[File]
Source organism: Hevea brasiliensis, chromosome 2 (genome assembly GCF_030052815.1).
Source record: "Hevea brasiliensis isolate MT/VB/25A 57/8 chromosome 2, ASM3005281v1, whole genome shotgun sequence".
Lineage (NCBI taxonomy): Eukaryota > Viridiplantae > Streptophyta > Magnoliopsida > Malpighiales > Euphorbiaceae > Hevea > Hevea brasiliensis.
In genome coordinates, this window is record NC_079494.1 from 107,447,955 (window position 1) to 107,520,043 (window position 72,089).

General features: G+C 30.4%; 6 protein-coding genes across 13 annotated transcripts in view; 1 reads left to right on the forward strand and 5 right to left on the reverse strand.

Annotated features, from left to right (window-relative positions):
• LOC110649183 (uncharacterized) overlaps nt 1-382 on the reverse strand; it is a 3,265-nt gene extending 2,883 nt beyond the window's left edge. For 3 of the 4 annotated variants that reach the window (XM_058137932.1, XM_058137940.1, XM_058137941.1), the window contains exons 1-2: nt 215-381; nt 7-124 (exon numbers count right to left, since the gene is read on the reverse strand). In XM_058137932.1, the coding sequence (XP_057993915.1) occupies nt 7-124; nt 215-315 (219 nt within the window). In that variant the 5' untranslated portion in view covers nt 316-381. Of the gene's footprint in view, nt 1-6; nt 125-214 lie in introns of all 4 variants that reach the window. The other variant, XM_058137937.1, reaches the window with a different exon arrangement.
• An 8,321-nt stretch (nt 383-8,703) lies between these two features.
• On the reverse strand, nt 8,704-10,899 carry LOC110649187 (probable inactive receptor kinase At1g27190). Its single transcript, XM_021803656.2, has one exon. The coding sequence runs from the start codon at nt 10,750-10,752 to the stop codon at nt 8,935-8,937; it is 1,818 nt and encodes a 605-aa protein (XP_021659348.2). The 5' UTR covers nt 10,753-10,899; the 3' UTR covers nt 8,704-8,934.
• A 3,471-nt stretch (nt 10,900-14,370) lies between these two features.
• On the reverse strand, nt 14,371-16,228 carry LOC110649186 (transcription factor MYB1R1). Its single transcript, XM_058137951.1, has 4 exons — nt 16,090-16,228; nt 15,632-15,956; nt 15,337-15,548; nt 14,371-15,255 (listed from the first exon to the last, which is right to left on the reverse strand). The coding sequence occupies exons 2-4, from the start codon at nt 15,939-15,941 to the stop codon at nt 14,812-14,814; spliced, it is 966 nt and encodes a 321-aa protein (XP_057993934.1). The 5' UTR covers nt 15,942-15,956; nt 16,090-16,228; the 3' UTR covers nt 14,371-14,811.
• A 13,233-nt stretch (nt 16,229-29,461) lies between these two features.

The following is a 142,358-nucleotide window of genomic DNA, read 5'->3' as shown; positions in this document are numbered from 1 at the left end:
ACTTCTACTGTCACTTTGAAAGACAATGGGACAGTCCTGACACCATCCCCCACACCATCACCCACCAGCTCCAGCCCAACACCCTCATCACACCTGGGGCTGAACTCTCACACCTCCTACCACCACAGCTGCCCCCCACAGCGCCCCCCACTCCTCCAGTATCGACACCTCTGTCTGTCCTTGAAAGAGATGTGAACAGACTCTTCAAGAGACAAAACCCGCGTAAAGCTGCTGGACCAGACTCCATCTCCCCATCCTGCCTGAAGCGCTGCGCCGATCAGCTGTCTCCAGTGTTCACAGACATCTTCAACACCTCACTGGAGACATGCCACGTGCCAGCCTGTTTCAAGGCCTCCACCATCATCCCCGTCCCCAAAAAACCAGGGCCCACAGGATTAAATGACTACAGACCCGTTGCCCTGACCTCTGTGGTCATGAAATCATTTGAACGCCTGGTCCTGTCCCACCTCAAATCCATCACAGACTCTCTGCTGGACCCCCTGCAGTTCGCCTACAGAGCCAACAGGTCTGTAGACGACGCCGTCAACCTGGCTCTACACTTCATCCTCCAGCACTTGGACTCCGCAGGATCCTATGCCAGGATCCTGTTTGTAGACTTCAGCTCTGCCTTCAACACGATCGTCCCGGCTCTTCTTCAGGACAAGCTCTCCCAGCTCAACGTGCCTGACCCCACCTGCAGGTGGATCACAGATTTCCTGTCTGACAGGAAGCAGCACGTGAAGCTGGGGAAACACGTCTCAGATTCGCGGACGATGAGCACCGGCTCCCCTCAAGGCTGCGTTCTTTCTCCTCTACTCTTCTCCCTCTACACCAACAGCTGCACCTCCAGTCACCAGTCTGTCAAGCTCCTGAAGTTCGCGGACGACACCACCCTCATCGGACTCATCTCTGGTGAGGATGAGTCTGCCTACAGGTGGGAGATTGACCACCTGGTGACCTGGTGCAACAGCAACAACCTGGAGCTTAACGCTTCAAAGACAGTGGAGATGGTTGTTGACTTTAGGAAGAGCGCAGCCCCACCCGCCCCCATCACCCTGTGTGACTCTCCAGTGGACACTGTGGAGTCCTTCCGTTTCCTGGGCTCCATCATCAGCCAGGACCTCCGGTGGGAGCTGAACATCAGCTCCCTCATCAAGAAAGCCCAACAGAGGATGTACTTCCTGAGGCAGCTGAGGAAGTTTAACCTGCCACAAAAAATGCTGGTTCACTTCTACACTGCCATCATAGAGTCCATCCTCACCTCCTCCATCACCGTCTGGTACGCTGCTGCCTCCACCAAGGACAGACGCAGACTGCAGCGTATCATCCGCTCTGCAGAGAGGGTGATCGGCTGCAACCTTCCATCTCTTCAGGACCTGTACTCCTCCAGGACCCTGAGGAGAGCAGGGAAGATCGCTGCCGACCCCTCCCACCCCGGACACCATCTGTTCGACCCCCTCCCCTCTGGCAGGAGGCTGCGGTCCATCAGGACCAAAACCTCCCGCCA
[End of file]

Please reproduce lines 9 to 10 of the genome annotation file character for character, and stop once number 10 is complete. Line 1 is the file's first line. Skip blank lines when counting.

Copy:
• On the reverse strand, nt 8,704-10,899 carry LOC110649187 (probable inactive receptor kinase At1g27190). Its single transcript, XM_021803656.2, has one exon. The coding sequence runs from the start codon at nt 10,750-10,752 to the stop codon at nt 8,935-8,937; it is 1,818 nt and encodes a 605-aa protein (XP_021659348.2). The 5' UTR covers nt 10,753-10,899; the 3' UTR covers nt 8,704-8,934.
• A 3,471-nt stretch (nt 10,900-14,370) lies between these two features.